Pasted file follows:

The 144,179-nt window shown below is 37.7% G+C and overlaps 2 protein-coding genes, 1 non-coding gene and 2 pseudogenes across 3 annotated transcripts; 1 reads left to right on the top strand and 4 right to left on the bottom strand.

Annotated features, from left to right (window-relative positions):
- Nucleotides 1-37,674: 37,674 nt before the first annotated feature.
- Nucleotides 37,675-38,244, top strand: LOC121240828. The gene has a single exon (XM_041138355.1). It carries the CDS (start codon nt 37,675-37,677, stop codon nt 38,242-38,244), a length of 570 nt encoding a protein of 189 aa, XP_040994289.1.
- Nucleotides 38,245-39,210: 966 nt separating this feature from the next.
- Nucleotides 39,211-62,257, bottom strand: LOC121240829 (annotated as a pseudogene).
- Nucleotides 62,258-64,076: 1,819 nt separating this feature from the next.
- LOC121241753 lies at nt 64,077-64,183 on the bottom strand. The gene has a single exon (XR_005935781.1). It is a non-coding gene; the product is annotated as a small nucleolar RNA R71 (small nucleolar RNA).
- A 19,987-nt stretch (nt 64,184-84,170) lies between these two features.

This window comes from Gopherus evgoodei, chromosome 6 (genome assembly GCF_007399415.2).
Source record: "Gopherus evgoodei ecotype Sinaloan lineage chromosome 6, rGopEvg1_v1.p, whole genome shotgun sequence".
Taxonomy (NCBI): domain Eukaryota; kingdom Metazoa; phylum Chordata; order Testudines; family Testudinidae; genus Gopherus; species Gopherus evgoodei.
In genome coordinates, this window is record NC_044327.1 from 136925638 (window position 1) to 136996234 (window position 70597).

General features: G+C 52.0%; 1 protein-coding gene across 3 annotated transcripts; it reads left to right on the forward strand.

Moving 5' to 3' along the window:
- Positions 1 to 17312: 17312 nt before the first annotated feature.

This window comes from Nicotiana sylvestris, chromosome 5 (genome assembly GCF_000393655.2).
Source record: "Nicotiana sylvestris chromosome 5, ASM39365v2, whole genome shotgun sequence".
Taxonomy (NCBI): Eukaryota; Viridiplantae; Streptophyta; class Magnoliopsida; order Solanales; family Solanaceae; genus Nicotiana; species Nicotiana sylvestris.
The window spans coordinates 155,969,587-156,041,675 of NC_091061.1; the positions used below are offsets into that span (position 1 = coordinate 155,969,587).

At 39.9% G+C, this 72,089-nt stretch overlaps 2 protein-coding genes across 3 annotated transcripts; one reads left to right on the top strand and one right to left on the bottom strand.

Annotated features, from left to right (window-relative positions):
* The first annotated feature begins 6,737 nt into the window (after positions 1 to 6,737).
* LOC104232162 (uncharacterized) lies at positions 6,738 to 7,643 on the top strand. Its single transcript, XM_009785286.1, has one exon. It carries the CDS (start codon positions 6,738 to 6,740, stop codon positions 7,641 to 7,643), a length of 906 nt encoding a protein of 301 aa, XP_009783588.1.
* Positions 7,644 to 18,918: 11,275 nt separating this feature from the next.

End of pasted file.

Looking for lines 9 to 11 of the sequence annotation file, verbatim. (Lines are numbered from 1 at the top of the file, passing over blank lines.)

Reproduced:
- A 19,987-nt stretch (nt 64,184-84,170) lies between these two features.

This window comes from Gopherus evgoodei, chromosome 6 (genome assembly GCF_007399415.2).
Source record: "Gopherus evgoodei ecotype Sinaloan lineage chromosome 6, rGopEvg1_v1.p, whole genome shotgun sequence".